- Meet the GeForce GTX 1060
- Our test system
- The Division
- Rise of the Tomb Raider
- Far Cry Primal
- Ashes of the Singularity
- SteamVR and 3DMark
- Power and heat
- Final verdict
Our test system
As ever, we tested the RX 480 on PCWorld’s dedicated graphics card benchmark system, which is loaded with high-end components to avoid potential bottlenecks in other parts of the machine and show unfettered graphics performance. Key highlights of the build:
- Intel’s Core i7-5960X ($1,016 on Amazon) with a Corsair Hydro Series H100i closed-loop water cooler ($97 on Amazon).
- An Asus X99 Deluxe motherboard ($360 on Amazon).
- Corsair’s Vengeance LPX DDR4 memory ($65 on Newegg), Obsidian 750D full-tower case ($155 on Amazon), and 1,200-watt AX1200i power supply ($308 on Amazon).
- A 480GB Intel 730 series SSD ($248 on Amazon)
- Windows 10 Pro ($199 on Amazon)
Comparing the $250 GeForce GTX 1060 against AMD’s new Radeon RX 480 is a no-brainer (we’re testing the $240 8GB version of AMD’s card). Beyond that, we’re going to compare Nvidia’s new card to the exact same lineup we used when reviewing AMD’s card: EVGA’s GTX 960 SSC, VisionTek’s Radeon R9 380, and Sapphire’s Radeon R9 380X represent the current crop of $200-ish graphics cards, which you’ll find severely outmatched by these new offerings. You’ll also find results for more potent options that the GTX 1060 more directly compares to: the Sapphire Nitro R9 390, EVGA GTX 970 FTW, MSI Radeon 390X Gaming 8GB, and the reference Nvidia GTX 980.
Note that our sampling contains a mix of reference designs and custom models with overclocks and amped-up coolers. Both the GTX 1060 and the Radeon RX 480 are reference versions, though, so that’s a 100 percent apples-to-apples comparison. The GTX 980 that Nvidia’s keen to compare the GTX 1060 against also packs a reference cooler.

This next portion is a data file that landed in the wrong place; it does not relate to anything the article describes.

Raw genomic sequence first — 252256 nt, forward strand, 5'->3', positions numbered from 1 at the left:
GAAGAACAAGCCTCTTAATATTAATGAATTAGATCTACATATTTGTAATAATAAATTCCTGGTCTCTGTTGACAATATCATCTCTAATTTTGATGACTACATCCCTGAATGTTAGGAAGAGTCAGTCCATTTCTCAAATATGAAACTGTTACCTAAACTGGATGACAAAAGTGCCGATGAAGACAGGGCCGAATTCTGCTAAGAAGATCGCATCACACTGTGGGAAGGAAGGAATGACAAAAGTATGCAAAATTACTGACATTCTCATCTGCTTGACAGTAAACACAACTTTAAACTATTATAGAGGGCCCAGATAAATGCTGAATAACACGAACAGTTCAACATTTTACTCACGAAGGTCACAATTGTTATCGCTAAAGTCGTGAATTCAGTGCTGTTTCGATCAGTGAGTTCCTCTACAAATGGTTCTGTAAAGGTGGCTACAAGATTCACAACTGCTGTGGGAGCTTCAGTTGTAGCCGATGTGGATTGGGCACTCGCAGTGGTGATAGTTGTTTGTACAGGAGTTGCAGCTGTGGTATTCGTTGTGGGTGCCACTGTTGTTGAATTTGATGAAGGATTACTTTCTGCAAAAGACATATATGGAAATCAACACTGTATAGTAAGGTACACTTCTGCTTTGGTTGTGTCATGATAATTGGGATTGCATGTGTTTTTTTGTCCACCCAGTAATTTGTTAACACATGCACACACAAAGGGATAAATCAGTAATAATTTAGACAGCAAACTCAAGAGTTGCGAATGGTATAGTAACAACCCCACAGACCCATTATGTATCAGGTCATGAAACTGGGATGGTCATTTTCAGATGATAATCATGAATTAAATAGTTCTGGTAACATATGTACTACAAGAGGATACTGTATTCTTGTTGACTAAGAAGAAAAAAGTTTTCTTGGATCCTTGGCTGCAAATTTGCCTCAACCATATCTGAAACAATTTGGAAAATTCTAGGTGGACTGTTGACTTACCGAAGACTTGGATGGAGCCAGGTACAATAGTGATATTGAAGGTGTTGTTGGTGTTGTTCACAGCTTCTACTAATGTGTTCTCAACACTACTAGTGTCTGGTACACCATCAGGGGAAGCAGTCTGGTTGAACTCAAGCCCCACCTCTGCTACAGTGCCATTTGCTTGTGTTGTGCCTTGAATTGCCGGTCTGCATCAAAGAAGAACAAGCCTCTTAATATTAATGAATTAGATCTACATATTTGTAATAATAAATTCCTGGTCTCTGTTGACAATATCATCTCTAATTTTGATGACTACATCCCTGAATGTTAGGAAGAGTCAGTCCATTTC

We test each game with the default graphics settings unless otherwise noted. But we disable all vendor-specific special features—such as Nvidia’s GameWorks effects, AMD’s TressFX, and FreeSync/G-Sync—to keep things on an even playing field. We tested at 1080p and 1440p resolutions, as these cards can’t really power a satisfying 4K experience. There’s also a fresh piece of software making its debut in this review: Time Spy, 3DMark’s new DirectX 12 benchmark.
Got it? Good. Let’s go.
IMPORTANT NOTE: The gaming performance chart legends state that "lower = better" for average frame rates. That's an error and clearly not true; higher frame rates are superior.
Ubisoft’s The Division, a third-person shooter/RPG that mixes elements of Destiny and Gears of War, kicks things off. The game uses Ubisoft’s new Snowdrop engine and is set in a gritty post-apocalyptic New York City.
Interestingly, the GTX 1060 doesn’t come close to matching the GTX 980’s performance here, at least at 1440p resolution. It’s solidly ahead of the massively overclocked EVGA 970 FTW, though, and pretty much dead even with AMD’s 8GB RX 480. Round one goes to AMD’s lower-priced option—and runs counter to Nvidia’s “better than the GTX 980” claims for its new card.
That said, it’s pretty impressive for $200 to $250 graphics cards to hit 60fps with everything cranked in one of the most demanding games around right now. Both the GTX 1060 and Radeon RX 480 utterly demolish the last-gen $200 cards. It’s a damned fine time to be a gamer.
Next page: Hitman
Nvidia GeForce GTX 1060
Nvidia's GeForce GTX 1060 offers no-compromises 1080p gaming and supreme power efficiency for an affordable price.
- No compromises 1080p gaming performance
- Extremely power efficient and cool
- Can run virtual reality experiences
- No SLI connector
- More expensive than AMD's Radeon RX 480, but similar performance